Yes, it requires compass or magnetometer sensor to show the direction Specific to Moto G4 plus, maps will work but you will not be able to see direction as you guessed. See Alpha Dog Senior Moderator remarks on the device forum Google maps uses gps, so it will work fine. The actual direction your phone is facing is the only thing unknown. So if you are ...


1

As your contacts are synchronized with your Google account, you can: get them in Google Contacts or use an export tool to select just the contacts you want and export them to a CSV file.


1

Unfortunately, I assume, your phone does not have a magnetic compass. Some sources do confirm this assumption: http://www.devicespecifications.com/en/model/fb273756 (under "Sensors") http://www.doogeemobile.com/doogee-t6.html (scroll down to Ken's question)


1

I use the HTC Desire 626, which also lacks a magnetic sensor. You can load up Pokémon GO, create a character, and get your starter, but you are unable to load any additional pokémon, any pokéstops, or gyms.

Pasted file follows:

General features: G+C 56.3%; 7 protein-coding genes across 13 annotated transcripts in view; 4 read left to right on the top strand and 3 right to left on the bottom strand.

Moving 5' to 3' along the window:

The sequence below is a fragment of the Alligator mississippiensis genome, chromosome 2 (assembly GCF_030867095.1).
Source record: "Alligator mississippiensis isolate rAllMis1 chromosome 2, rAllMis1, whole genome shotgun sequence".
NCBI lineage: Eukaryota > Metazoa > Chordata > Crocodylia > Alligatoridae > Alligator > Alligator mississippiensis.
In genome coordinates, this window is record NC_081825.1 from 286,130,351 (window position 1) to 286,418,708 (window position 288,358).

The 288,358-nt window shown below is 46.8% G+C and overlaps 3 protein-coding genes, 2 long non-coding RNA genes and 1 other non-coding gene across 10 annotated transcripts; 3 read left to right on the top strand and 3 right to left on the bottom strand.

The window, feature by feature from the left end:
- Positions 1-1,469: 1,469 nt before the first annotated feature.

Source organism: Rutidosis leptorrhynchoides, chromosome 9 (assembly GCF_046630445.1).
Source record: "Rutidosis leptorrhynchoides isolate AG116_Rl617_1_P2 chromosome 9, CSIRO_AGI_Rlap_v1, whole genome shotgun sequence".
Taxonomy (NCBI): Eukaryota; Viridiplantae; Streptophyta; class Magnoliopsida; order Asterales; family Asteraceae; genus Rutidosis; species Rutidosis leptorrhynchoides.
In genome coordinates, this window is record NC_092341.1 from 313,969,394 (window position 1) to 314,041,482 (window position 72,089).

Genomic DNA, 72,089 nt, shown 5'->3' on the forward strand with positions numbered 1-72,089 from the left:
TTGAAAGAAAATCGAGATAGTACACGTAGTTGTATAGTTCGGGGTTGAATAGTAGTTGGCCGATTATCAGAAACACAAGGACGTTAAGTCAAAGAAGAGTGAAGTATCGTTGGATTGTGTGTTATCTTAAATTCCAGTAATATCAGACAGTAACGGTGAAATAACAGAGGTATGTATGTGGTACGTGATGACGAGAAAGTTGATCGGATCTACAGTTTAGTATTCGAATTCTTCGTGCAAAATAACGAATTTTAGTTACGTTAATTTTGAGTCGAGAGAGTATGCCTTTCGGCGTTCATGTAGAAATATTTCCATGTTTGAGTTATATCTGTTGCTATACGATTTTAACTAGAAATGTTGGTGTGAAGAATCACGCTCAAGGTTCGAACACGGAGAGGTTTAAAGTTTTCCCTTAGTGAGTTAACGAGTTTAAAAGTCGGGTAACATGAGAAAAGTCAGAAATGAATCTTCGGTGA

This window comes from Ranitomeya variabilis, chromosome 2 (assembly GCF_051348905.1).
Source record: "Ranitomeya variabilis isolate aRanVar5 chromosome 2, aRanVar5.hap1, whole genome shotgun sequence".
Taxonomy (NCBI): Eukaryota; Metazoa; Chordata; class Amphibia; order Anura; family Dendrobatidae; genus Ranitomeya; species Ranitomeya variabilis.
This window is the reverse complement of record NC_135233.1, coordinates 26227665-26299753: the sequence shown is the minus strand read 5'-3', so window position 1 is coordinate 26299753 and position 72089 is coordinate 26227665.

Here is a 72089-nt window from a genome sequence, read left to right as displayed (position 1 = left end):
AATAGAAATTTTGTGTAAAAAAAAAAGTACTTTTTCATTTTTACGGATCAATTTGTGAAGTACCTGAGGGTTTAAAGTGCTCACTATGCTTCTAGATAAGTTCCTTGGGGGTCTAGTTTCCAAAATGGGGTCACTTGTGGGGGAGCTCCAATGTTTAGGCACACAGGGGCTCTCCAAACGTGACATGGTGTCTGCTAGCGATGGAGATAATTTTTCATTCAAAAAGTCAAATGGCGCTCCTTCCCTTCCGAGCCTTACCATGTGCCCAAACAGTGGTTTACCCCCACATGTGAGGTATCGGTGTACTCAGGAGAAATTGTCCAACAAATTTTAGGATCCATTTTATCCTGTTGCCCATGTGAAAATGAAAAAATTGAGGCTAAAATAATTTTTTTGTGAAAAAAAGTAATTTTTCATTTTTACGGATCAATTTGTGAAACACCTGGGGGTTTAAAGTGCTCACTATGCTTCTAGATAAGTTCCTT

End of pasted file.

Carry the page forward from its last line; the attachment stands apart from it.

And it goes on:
1

Yes, without compass, your experience is incomplete, you needed it for know the way to follow the pokemon, but AR works fine.


1

No, not every Android smartphone has real compass (magnetometer) sensor. Even Google claims that, Few Android-powered devices have every type of sensor. For example, most handset devices and tablets have an accelerometer and a magnetometer (which refers to compass usage on latter text), but fewer devices have barometers or thermometers. (Emphasis ...


1

GSMArena's listing for the HTC Explorer doesn't indicate a compass, and this post on an HTC Forum concurs. Without a compass in the device, compass apps obviously won't work.